Sam had already pulled the AK-47 and, just as Xander hit the throttle and swerved to roar past the left side of the Caddy in front of them, she squeezed off a short burst of three bullets, the second of which punched right through the hand of the man holding the gun. It was a good thing too, because this was a well-coordinated attack. A third Escalade—Russians aren’t known for their creativity—swerved into the lane in front of them and Xander was forced once again to lay on the brakes, sending them back into what would have been the line of fire. Thanks to Sam, a bloody hand was all that greeted them. Until, of course, the tailgate lifted on the Escalade in the middle. The three Escalades pulled even in front of them, closing off all three lanes of the highway. Xander checked his left rearview mirror and, no surprise to him, three more Escalades took up the lanes behind them.
At least one of those was white.
They were in a bad spot. The other two tailgates raised on the Escalades in front of them and they were now staring down the barrels of three semi-automatic assault rifles. The interior of the truck’s lights illuminated the three men behind the guns. All three dressed in all black, down to their matching ski masks. Beyond the trucks in front of them they could see the lights of the airport reaching up into the black sky.
So close, yet so far away.
Xander had no choice but to act fast, his only hope was that Sam would be ready. From the center of the middle lane, Xander drifted to his left, until he was perfectly aligned with the white dotted line that separated the lanes. Xander found that as with most moments of surged adrenaline, everything around him, including his breathing, slowed to a crawl. His senses heightened. He could smell the burnt rubber, the gasoline fumes from the Escalade’s massive engines, and he swore he even saw Sam nod in the side mirror, as if to say, we are in this slow-motion world together. And just like that, the slow-motion ended as he squeezed the hand brake on the right handle bar, clamping the brakes down on the front tire. As the backend of the bike came up, Sam had a clear line of sight, and as she gripped the back of Xander’s t-shirt with her left hand, she sprayed the AK from left to right, dropping every single one of the three men holding guns in front of them. The three Escalades roared past them and there couldn’t have been more than two inches on either side of the motorcycle as they did. Xander moving onto the dotted line so they wouldn’t hit the bike when he suddenly hit the brakes was a stroke of genius. Just as soon as the Escalades flew by, Xander let go of the front brake, the back tire slammed down as he simultaneously pulled his pistol with his left hand and shot out the back tire of the Caddy on the left, sending it careening off the road, leaving a space for him to pull away. But just as he gave the bike gas, swerved around the back two Escalades, and swerved back to go in between the left two Escalades in front of him, the drivers swerved together, cutting him off. He immediately steered left to go around on the strip they had left when they came together in front of him, but the driver quickly cut him off by swerving to his left.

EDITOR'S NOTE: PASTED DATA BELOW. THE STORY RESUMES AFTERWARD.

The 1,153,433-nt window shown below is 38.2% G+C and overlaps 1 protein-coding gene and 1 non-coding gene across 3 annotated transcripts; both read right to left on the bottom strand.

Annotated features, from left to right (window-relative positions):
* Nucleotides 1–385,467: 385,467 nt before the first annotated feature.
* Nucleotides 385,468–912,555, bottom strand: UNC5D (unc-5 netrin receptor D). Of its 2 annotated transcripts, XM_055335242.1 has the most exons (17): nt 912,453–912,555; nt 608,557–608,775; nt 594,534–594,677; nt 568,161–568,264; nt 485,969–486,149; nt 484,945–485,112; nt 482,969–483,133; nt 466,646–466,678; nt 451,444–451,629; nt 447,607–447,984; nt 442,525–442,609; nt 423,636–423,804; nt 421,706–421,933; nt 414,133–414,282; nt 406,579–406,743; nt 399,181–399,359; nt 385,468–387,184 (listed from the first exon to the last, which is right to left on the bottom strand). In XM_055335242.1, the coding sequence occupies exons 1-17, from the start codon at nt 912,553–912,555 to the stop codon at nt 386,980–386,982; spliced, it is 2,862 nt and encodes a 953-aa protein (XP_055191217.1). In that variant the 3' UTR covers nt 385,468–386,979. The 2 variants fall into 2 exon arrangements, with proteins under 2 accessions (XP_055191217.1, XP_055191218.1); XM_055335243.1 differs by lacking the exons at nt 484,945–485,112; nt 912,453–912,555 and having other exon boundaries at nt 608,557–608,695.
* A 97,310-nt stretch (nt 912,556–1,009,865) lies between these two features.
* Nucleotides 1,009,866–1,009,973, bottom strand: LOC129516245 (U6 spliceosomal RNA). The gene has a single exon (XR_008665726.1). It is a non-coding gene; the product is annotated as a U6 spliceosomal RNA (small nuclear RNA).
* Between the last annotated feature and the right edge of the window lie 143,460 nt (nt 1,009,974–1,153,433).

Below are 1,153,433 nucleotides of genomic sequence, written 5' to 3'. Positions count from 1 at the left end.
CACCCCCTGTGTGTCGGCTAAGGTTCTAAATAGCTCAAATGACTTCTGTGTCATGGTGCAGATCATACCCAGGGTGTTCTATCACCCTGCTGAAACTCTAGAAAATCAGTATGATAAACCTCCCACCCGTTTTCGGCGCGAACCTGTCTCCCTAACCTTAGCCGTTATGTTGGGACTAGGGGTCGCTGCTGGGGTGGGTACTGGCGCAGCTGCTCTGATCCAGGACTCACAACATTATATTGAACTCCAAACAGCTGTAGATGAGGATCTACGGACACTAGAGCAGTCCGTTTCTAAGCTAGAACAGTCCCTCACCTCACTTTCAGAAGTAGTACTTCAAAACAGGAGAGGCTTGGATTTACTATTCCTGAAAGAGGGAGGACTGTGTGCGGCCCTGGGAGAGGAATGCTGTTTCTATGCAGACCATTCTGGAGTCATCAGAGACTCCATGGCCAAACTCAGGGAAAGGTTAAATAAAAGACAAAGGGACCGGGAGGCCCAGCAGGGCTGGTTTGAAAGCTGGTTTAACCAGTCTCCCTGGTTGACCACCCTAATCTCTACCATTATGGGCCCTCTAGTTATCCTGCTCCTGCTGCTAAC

They were still trapped.